Partyforumseasia: Daw Aung San Suu Kyi is campaigning hard for the upcoming elections. But strategic shortcomings of the NLD campaign threaten to damage her aura as democracy icon. Like many politicians who have suffered under authoritarian governments for so long she feels entitled to lead the nation. But she might miss the right timing and see the political development bypass her. Without diminishing her merit and service to the nation by keeping up democratic hope against the military regime, a sad end to her political career is not excluded.
San Suu KyiSee the analysis by Nicholas Farrely in the Myanmar Times (Link)

Myanmar: What to Expect After the 8 November Election?


Partyforumseasia: Officially launching the NLD election campaign yesterday, 8 September, democracy icon and party leader Aung San Suu Kyi did not sound as confident of a clear victory as most observers predict it to be. Aung peacock
Asking the international community to monitor the election intensely and carefully shows her fears that military and USDP under president Thein Sein will try to manipulate the vote again after NLD’s accusations that the 2010 election was widely rigged. But the NLD had boycotted it anyway. As in other elections in the region before, parachuted international observers will have a limited understanding of the technicalities and equally limited access to remote areas. But an immediate effect of her appeal for international support is the anger of the military which in any outcome will have 25% of the seats in parliament and far reaching veto powers.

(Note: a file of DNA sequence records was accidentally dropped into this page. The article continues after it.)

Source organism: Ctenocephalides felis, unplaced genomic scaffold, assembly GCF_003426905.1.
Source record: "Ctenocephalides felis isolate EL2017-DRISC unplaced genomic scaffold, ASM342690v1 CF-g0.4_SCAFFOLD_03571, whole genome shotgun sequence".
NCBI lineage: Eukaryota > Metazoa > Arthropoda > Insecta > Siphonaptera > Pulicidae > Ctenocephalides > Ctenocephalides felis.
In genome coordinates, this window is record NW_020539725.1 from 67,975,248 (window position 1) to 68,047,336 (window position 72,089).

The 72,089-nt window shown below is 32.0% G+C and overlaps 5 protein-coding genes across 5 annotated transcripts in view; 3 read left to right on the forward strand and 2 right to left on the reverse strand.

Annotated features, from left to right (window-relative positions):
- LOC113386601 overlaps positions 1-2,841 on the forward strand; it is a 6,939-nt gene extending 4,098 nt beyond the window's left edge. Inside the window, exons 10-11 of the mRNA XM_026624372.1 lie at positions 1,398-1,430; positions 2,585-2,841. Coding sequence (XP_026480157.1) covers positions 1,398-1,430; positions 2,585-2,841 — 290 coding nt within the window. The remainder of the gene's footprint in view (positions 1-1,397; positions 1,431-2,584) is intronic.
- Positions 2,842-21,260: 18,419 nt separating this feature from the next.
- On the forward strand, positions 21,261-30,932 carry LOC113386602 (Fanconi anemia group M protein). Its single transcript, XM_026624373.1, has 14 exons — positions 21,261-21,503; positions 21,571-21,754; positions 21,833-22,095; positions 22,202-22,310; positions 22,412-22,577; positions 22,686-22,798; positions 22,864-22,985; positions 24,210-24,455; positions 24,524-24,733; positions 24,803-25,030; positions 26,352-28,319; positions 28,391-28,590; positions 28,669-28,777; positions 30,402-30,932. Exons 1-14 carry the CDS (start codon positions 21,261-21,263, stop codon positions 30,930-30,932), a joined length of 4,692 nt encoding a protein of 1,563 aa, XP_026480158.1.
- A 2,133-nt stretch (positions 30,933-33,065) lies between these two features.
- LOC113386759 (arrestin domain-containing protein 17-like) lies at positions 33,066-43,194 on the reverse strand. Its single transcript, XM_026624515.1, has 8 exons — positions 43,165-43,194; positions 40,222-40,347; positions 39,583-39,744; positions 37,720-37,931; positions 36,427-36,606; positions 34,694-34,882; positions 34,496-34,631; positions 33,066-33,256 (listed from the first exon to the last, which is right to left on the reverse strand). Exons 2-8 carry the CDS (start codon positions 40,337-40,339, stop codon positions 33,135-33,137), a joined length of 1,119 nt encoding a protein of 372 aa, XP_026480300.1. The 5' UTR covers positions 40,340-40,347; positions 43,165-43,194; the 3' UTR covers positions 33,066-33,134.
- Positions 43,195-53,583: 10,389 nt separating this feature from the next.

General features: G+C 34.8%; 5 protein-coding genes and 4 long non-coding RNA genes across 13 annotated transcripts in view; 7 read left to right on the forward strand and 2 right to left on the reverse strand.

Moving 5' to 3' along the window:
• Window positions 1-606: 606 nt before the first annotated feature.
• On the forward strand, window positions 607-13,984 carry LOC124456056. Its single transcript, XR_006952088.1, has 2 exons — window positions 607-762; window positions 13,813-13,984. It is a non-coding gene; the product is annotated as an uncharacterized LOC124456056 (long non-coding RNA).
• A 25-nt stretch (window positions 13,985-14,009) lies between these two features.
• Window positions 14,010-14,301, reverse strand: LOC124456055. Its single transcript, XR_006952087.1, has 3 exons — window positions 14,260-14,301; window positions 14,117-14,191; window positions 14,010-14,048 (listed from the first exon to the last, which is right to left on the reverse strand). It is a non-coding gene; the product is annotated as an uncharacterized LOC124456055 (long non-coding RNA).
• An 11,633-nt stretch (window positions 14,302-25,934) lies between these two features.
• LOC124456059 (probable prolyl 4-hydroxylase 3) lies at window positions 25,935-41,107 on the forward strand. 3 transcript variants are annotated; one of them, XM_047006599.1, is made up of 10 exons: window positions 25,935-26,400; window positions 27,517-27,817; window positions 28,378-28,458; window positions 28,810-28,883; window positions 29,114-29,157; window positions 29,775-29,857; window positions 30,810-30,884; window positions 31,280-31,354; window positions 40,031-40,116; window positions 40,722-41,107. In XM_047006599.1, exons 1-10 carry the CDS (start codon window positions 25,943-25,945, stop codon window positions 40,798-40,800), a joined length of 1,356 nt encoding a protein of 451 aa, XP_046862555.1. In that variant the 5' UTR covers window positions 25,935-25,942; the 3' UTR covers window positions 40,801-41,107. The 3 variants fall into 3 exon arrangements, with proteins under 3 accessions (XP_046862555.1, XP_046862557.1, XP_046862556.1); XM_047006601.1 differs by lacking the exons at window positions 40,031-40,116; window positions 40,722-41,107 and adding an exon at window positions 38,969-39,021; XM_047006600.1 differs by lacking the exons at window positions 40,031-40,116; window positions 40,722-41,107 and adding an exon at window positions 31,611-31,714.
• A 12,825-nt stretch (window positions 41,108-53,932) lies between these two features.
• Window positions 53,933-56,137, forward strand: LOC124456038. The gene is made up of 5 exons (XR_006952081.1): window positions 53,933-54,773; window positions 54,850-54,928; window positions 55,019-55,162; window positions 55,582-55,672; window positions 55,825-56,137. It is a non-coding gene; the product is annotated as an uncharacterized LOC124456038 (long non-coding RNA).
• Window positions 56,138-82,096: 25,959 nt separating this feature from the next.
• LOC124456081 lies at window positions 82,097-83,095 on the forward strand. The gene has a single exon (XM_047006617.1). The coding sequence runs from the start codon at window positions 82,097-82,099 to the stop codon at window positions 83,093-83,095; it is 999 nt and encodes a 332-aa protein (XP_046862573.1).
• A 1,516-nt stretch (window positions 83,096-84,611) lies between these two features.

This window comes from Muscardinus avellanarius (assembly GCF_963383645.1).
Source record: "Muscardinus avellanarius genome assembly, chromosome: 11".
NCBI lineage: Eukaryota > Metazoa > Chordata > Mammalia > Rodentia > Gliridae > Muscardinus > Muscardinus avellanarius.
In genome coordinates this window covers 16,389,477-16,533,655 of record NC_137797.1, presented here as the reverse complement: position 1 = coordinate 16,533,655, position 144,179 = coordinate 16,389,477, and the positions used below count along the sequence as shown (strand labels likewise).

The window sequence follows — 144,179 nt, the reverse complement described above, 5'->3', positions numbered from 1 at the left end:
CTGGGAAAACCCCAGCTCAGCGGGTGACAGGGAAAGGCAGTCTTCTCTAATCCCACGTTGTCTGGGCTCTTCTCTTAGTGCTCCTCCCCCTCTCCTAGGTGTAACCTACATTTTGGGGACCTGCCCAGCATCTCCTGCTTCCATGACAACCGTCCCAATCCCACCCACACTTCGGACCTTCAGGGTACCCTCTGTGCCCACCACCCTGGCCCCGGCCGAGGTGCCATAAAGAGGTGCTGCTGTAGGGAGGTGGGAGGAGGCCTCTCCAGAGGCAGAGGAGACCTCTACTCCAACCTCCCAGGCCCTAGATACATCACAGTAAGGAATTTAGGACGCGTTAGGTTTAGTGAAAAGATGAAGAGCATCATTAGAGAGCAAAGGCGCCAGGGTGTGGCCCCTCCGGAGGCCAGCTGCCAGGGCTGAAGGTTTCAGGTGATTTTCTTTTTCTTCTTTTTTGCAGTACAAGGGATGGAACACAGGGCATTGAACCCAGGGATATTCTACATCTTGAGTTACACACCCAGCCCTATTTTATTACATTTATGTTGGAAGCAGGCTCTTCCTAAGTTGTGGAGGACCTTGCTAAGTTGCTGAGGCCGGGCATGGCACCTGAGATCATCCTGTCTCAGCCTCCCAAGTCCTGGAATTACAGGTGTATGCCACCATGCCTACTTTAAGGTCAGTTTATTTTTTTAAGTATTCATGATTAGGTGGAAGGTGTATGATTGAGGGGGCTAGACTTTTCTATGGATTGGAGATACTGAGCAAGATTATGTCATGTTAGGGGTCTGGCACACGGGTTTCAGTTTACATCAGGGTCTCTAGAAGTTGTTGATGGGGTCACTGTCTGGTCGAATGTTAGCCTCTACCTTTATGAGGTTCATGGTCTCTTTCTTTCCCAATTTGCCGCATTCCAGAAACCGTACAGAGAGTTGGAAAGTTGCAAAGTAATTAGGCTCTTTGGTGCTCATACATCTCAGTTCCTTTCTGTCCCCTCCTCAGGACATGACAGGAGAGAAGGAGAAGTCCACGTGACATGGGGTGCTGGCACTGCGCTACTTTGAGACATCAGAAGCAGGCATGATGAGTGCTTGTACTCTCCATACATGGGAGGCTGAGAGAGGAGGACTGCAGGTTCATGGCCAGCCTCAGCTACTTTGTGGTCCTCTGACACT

Aung San Suu Kyi’s widely criticized silence in the Rohingya issue was followed by a top level decision of her party not to allow Muslim candidates, even in predominantly Muslim areas. This, on the other hand, underlines her fear of antagonizing the Buddhist nationalists and their spearhead organization Ma Ba Tha, or Association for the Protection of Race and Religion.
For a decisive victory the NLD will need support from the parties of the ethnic minorities who may not be too keen to sacrifice their regional interests to the democratic battle cry of the NLD, though they all hate the military. Forging a pro-democracy and anti-military election coalition among the ninety (90) odd parties contesting this election is more than a herculean task for Aung San Suu Kyi.
Many voters are confused anyway, the NLD’s peacockpeacock symbol being used by at least half a dozen other parties as well.

Even with a sweeping victory for the NLD, Aung San Suu Kyi will have no chance to sideline the military. Ex-general and president Thein Sein has signaled his interest to run for another term in 2016 and his ouster of USDP party chairman Shwe Mann for being too cozy with Aung San Suu Kyi does not augur well for a viable arrangement between the two big players after the election.